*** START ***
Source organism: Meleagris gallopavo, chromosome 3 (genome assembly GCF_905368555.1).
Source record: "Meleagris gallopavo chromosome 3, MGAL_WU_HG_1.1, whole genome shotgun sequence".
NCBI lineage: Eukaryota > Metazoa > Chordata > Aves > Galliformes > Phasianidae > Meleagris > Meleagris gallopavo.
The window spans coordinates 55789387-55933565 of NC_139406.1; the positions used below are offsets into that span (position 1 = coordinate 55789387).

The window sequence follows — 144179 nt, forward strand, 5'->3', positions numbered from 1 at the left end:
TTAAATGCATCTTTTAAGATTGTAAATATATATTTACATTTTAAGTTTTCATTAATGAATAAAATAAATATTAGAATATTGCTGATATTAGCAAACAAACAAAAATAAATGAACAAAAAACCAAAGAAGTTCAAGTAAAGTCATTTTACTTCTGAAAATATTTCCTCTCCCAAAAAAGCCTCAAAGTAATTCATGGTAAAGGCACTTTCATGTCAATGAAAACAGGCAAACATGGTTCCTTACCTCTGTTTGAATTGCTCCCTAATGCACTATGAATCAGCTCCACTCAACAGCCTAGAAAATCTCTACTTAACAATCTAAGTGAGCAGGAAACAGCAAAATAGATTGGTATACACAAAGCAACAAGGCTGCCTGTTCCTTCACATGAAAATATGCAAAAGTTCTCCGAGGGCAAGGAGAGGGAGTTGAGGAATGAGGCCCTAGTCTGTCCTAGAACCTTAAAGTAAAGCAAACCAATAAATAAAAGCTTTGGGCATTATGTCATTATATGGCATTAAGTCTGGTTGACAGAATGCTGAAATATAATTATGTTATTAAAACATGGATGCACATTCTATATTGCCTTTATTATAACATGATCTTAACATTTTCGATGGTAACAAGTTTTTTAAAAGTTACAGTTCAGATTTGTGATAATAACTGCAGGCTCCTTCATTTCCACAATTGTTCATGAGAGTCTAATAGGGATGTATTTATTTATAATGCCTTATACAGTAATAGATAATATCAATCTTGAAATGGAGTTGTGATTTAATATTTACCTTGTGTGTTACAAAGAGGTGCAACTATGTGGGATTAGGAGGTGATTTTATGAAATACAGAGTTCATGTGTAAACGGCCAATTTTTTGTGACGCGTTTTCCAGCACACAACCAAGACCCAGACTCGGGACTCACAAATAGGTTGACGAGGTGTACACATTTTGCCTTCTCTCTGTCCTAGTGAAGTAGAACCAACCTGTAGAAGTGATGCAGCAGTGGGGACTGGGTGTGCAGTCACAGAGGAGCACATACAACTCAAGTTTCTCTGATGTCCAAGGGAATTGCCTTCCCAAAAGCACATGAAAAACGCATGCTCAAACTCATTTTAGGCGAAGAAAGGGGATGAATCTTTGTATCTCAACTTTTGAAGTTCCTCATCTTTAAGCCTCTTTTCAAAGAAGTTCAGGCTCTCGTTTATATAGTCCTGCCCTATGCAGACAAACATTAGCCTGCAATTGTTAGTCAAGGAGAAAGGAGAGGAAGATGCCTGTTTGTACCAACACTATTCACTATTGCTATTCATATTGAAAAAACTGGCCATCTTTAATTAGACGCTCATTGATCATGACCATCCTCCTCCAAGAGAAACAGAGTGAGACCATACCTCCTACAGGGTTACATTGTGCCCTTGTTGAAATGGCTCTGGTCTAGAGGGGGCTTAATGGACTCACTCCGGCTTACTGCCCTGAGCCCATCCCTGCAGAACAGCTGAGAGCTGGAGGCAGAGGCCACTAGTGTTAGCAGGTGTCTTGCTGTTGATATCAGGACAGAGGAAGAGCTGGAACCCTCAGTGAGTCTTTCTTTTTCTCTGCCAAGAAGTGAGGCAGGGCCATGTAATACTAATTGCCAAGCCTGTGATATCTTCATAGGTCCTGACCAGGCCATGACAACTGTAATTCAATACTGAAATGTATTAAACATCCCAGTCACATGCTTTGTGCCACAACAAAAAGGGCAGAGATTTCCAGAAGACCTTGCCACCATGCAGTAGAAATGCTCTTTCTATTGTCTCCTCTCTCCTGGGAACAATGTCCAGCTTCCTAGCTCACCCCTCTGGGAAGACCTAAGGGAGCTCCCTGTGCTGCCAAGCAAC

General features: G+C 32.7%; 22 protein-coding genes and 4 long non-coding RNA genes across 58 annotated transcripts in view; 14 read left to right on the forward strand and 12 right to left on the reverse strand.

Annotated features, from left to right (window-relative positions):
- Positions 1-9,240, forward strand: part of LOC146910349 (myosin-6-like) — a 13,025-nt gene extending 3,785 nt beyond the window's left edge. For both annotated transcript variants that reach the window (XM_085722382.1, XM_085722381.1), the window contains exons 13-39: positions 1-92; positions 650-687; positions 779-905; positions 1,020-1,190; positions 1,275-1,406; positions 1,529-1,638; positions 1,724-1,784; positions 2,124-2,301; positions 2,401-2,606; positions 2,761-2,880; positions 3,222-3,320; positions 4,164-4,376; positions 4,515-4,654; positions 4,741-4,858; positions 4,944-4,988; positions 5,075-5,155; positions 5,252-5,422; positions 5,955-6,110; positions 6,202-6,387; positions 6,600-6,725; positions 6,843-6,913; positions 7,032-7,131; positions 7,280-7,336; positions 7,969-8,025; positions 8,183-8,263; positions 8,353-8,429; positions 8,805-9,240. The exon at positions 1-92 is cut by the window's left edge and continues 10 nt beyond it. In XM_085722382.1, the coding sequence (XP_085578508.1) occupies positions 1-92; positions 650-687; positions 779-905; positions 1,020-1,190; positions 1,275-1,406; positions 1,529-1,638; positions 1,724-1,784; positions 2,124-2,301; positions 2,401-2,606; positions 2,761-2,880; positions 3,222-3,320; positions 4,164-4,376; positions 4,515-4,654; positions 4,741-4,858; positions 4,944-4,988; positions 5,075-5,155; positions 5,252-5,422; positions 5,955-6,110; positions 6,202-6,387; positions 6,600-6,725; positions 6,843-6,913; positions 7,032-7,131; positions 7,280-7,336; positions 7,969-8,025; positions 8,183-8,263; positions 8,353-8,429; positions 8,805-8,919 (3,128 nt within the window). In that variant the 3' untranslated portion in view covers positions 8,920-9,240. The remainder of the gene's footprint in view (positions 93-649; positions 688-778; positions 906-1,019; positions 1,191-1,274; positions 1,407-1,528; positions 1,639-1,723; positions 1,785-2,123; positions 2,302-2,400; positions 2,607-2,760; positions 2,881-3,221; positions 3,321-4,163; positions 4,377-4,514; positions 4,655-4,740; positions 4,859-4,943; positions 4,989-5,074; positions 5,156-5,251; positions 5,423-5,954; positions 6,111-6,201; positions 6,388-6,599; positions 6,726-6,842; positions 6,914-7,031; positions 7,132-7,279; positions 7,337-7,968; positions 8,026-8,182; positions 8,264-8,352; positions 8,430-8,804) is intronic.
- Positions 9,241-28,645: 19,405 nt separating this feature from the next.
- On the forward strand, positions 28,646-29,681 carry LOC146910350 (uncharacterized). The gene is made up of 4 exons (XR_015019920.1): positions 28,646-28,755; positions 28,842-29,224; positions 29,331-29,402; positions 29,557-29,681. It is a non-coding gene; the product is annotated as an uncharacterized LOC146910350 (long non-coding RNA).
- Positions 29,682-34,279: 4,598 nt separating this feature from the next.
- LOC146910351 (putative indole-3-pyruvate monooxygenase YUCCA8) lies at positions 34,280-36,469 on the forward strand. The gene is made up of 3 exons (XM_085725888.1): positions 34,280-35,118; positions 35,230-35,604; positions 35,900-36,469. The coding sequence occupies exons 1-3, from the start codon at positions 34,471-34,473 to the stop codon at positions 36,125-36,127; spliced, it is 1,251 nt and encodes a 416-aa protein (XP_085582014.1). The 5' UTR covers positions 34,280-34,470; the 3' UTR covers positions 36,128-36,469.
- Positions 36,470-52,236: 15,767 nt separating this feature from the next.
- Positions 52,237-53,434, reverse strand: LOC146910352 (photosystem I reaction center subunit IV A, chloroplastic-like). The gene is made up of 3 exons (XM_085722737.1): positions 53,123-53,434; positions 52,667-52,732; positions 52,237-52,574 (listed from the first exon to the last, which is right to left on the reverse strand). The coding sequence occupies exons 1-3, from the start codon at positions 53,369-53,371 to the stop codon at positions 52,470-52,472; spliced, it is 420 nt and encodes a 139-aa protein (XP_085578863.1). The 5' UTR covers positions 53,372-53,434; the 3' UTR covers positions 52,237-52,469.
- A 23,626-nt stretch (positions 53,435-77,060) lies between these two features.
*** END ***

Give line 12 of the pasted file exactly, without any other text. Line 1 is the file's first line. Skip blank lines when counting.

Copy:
- Positions 29,682-34,279: 4,598 nt separating this feature from the next.